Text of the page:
Freedom is a docu-poem, which reminds us of the rich history and legacy of Haiti and the Haitian revolution. It is a visual and aural revolution that explores the idea of freedom. Using Ella Turenne’s poem “Freedom”, M. Brown has expanded on the idea of emancipation by creating a true conversation between the two artists as a bridge between reality and disbelief.
Le Fléau / INVASION
by Gasner François
2014, 15 Minutes/ Kreyòl with English subtitles/ Documentary
All over Haiti, a silent affliction is attacking water sources, ditches, habitats, and nature itself. Plastic bottles and plastic waste in general are increasingly visible, everywhere. More and more, the population is becoming aware of this terrible trend and is taking action to stop the invasion.
by Wood-Jerry Gabriel
2014, 11 Minutes/ Fiction
After the funeral of her husband, Martha was consumed with grief and gradually sinks into the abyss of his memories. This huge loss weakens and pushes her step by step away from reality, causing her to explore the limits of madness.
by Marc Henry Valmond
2014, 9 Minutes/ Kreyòl with English subtitles/ Fiction
New York Premiere
Youyou and Mirando claim to be rightful successors of Simon Bolivar’s home. With the help of a young boy, the rightful heir will come to light.
by Jonathan David Kane
2014, 10 Minutes/ Kreyòl with English subtitles
This film introduces viewers to the esoteric martial art of machete fencing that evolved from the Haitian Revolution through the practice and life of ‘Professor’ Alfred Avril, a poor, aging farmer who is one of the art’s few remaining masters.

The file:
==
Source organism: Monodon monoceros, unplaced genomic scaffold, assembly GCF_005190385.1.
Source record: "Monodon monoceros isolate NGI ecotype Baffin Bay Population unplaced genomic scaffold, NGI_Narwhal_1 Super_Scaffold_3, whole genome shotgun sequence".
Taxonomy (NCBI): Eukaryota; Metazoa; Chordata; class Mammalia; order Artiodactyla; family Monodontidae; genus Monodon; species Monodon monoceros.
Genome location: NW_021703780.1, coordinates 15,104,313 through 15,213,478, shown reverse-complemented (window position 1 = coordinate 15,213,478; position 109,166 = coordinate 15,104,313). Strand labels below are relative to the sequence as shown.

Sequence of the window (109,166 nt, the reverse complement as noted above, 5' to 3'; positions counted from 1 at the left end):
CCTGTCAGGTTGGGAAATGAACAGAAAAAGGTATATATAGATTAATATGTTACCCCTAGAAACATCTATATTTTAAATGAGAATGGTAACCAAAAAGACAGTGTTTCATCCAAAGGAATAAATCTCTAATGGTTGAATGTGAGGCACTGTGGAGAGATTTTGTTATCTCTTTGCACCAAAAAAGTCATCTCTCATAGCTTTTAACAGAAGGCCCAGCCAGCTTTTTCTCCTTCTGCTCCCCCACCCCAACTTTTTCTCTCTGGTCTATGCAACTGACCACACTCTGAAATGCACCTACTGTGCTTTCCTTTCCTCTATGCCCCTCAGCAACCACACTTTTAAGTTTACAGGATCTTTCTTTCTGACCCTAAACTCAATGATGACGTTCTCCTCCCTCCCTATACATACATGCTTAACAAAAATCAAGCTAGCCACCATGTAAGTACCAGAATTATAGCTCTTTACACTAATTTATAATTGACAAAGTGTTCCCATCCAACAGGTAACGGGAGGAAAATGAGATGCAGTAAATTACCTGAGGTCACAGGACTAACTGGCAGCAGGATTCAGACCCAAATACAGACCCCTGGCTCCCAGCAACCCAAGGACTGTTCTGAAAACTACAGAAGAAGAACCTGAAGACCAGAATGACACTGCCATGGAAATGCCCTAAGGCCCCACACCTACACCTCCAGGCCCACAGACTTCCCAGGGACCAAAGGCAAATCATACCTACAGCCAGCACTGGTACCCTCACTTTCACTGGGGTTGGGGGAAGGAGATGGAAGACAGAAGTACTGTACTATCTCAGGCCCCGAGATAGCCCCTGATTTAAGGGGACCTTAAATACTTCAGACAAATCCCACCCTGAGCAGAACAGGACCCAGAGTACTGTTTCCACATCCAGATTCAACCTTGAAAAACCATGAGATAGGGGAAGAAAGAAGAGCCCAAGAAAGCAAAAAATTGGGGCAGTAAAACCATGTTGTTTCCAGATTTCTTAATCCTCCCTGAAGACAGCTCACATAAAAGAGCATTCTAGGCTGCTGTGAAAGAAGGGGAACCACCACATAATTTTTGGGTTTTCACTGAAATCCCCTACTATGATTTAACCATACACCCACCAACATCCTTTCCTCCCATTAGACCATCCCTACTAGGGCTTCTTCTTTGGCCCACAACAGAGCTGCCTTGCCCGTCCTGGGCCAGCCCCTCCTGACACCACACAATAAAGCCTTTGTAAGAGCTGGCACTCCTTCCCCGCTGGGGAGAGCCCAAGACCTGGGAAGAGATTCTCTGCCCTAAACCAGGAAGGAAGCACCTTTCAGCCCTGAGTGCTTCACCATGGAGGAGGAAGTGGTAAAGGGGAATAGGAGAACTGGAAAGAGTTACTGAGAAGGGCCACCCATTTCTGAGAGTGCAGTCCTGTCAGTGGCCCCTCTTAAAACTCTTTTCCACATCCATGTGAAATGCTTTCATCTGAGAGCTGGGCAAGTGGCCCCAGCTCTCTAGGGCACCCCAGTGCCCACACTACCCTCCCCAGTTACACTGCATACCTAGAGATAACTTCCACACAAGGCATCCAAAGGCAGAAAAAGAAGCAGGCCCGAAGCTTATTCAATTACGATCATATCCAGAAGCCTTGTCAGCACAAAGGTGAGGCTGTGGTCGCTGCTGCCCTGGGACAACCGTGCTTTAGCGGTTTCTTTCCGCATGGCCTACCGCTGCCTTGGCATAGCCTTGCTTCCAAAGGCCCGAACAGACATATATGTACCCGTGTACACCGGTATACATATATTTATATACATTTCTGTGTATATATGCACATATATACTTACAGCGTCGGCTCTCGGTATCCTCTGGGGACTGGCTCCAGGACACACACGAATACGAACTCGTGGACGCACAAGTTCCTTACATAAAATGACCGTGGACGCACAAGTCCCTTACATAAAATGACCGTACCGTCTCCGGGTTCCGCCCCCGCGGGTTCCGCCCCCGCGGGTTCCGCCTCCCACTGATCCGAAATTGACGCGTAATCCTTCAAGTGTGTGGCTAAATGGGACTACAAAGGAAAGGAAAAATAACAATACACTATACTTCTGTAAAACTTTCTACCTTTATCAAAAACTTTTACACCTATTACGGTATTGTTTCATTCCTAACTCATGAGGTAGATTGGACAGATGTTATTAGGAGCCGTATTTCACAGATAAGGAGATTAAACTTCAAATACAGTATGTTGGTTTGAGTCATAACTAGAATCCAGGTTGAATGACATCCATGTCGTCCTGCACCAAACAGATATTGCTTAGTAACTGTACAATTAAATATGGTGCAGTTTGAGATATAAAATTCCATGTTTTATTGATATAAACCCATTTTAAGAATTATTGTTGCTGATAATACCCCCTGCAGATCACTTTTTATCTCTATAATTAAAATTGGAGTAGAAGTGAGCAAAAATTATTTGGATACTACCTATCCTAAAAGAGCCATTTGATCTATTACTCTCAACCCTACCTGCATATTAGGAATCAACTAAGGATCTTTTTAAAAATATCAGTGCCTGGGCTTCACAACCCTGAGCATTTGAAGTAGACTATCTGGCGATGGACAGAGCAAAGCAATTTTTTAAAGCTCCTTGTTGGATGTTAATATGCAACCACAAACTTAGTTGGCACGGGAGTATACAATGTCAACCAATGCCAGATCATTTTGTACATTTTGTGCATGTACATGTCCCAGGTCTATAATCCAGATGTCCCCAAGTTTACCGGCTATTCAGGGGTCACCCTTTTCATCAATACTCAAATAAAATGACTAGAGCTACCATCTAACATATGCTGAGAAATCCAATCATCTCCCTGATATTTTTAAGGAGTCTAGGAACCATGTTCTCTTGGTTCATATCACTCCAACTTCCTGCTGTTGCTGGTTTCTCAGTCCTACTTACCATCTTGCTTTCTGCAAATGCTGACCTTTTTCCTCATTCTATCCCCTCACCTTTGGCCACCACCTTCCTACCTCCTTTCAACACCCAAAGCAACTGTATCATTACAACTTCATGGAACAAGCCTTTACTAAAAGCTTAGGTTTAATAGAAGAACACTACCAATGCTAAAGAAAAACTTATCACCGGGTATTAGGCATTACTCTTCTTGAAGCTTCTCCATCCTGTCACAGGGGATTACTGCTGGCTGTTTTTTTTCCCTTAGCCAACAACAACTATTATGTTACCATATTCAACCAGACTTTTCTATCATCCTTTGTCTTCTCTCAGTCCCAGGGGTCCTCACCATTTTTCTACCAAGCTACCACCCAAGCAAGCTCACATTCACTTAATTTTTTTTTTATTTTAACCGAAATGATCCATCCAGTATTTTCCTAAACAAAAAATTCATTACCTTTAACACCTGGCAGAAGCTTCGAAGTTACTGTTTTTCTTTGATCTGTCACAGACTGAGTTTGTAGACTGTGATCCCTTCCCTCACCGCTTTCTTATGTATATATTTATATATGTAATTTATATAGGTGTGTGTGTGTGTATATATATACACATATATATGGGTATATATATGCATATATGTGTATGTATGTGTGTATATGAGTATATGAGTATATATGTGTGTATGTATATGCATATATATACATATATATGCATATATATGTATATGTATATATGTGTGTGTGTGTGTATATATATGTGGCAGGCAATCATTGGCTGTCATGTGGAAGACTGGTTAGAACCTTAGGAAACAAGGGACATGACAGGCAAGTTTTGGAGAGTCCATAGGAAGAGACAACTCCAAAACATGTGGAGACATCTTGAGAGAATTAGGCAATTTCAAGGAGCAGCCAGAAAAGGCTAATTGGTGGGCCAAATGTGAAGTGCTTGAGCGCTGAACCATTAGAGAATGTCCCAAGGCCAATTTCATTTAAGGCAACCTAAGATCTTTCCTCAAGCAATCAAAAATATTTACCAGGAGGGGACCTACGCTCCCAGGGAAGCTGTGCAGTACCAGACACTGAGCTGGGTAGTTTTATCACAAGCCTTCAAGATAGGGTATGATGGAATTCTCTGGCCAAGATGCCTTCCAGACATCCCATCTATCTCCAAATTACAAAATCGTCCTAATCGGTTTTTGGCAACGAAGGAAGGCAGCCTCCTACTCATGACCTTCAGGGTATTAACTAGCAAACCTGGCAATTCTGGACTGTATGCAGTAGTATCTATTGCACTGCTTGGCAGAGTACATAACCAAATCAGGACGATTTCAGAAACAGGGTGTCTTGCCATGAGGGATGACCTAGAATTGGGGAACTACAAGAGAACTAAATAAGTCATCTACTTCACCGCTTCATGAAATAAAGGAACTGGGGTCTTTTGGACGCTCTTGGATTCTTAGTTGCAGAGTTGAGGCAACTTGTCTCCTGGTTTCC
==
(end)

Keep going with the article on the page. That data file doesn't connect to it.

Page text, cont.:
Tuesday, May 12th | Brooklyn Historical Society
128 Pierrepont Street | Brooklyn, NY | 6-9pm
*Admission: $5.00 | Click here to purchase tickets
by Raoul Peck | 6:30pm
1988, 100 Minutes/ Kreyòl with English subtitles
Patrick Bossuet often visits the “Haitian Corner” bookstore in New York, frequented by many exiles who also fled President François Duvalier’s dictatorial regime in Haiti. One day he thinks he recognizes one of his torturers plunging him back into a past that he was trying to forget. Now his sole purpose is to find his torturer and have his revenge.
Wednesday, May 13th | Maysles Cinema
343 Malcolm X Blvd | New York, NY | 6-8:30pm
by Gloria Rolando | 6:30pm
2014, 58 Minutes/ Spanish with English subtitles
The voices of prominent historians join the memories of Haitians and their descendants in Cuba to understand a chapter of the complex economic and social history of the Caribbean: the presence in the Island of Cuba of thousands of West Indian laborers, especially from Haiti.
Thursday, May 14th | Central Library: Queens Library
89-11 Merrick Boulevard | Jamaica, NY | 5:30-8:30pm
2014, 83 Minutes/ English, Kreyòl with English subtitles
After the 2010 earthquake, Haiti is in ruins, towns are destroyed, and families have been displaced. Lakay tells the story of two brothers, Alexius & Romeo, who are on a mission to locate and find their loved ones. Drawn back to Haiti by the devastation, these filmmakers reveal the tragedy caused by this natural disaster from an intimate & personal perspective.
Friday, May 15th | FiveMyles Gallery
Closing Night Reception
558 St. Johns Place | Brooklyn, NY | 5:30-10:00pm
by Mario Delatour | 6:30pm
2014, 90 Minutes/ English/ Documentary
New York Premiere
On July 28 1958, three ex-haitian army officers exiled in south Florida make a landing in Délugé a coastal area north of Haiti’s capital Port au Prince. The objective is the removal of newly elected Haitian president Dr. François Duvalier which changed the course of Haiti’s contemporary history.